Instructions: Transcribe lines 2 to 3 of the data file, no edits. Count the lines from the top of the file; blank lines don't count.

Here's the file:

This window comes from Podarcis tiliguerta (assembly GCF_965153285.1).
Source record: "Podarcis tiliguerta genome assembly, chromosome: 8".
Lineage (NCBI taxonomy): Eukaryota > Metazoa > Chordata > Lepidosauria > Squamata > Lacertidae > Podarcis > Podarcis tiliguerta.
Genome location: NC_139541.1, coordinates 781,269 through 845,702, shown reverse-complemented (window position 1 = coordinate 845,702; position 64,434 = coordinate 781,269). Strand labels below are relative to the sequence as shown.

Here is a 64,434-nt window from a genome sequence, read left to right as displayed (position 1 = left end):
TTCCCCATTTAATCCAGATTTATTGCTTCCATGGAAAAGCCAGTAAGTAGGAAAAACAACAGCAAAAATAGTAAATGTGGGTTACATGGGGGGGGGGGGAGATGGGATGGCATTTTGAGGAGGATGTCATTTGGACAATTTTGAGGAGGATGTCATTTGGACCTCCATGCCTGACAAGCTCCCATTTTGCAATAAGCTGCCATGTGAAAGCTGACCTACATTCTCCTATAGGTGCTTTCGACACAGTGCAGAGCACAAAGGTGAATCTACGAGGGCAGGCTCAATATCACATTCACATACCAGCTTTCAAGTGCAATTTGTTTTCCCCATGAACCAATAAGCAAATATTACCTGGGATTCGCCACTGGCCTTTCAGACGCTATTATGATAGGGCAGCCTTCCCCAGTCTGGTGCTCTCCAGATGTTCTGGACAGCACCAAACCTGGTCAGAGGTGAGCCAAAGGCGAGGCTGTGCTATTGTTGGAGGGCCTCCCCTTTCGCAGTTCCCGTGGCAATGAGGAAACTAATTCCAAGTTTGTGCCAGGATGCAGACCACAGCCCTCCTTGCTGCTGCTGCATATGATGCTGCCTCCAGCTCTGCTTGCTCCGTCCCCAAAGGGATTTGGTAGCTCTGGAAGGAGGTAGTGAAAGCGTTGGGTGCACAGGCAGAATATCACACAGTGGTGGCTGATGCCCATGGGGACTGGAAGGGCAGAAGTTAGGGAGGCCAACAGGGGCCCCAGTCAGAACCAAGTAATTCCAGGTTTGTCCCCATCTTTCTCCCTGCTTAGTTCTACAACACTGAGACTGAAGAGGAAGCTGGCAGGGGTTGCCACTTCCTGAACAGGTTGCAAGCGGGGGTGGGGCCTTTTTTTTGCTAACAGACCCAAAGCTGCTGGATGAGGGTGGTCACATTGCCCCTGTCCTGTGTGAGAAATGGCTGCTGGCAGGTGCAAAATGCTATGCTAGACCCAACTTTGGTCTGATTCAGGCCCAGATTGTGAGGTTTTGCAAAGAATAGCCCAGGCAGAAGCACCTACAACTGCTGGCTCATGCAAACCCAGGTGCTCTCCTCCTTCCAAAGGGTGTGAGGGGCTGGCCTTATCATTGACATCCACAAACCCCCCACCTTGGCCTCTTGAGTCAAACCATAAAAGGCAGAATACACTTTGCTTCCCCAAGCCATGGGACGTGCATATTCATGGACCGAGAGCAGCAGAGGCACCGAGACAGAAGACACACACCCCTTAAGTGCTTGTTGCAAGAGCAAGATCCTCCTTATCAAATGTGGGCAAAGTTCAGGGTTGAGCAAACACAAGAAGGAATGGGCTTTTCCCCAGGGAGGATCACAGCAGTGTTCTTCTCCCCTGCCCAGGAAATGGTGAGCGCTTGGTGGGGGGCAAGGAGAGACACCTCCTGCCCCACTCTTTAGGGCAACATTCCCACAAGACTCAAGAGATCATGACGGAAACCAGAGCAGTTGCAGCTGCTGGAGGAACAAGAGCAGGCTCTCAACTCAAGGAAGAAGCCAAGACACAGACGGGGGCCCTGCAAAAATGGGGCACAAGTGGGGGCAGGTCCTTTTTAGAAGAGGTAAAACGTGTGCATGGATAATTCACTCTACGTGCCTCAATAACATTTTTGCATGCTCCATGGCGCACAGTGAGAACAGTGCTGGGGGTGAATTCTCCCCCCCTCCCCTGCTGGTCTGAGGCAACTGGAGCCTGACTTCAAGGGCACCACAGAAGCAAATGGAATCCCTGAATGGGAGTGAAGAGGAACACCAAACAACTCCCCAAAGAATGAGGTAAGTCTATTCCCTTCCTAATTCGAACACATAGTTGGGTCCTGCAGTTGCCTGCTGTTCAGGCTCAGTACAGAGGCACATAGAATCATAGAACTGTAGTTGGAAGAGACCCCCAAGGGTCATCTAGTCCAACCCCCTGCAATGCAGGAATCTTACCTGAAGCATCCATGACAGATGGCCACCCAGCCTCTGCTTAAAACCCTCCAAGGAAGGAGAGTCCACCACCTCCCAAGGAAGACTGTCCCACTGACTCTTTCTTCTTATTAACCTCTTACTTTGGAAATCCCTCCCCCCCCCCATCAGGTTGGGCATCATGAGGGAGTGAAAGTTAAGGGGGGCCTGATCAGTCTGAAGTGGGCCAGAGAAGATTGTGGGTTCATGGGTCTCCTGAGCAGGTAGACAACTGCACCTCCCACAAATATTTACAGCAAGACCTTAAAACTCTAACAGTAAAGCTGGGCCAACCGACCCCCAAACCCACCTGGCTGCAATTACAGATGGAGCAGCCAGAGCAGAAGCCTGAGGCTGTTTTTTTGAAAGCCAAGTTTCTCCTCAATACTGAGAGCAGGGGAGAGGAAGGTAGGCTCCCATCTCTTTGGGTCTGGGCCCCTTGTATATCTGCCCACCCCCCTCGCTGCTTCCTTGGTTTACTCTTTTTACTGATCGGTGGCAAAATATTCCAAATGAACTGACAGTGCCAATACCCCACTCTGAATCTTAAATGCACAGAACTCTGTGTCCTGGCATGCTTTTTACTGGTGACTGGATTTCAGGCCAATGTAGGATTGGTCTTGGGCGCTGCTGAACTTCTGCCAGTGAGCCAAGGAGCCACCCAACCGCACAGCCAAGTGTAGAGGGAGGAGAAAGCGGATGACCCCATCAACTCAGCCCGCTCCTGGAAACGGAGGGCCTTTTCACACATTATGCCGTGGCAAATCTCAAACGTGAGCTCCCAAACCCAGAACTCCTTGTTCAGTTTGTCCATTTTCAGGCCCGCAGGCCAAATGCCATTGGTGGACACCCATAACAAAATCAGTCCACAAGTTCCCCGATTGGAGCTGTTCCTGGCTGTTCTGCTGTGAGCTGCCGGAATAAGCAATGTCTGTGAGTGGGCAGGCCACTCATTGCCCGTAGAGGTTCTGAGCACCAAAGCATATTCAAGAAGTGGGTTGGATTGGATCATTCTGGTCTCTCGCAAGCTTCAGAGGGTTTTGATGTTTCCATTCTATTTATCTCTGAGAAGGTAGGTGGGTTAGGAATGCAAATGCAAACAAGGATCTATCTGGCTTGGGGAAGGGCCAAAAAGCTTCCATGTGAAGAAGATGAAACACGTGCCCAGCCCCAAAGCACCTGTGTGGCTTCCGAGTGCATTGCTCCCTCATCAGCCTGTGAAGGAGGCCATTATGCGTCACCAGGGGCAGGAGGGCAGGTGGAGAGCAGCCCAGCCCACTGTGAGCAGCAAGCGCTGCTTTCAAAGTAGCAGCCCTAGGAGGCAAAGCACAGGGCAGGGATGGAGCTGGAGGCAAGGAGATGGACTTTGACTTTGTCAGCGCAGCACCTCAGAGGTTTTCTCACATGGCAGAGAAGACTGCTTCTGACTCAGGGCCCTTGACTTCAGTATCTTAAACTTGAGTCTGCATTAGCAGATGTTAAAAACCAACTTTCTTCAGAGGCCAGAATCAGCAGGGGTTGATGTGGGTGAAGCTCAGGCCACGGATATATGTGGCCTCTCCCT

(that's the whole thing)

Source record: "Podarcis tiliguerta genome assembly, chromosome: 8".
Lineage (NCBI taxonomy): Eukaryota > Metazoa > Chordata > Lepidosauria > Squamata > Lacertidae > Podarcis > Podarcis tiliguerta.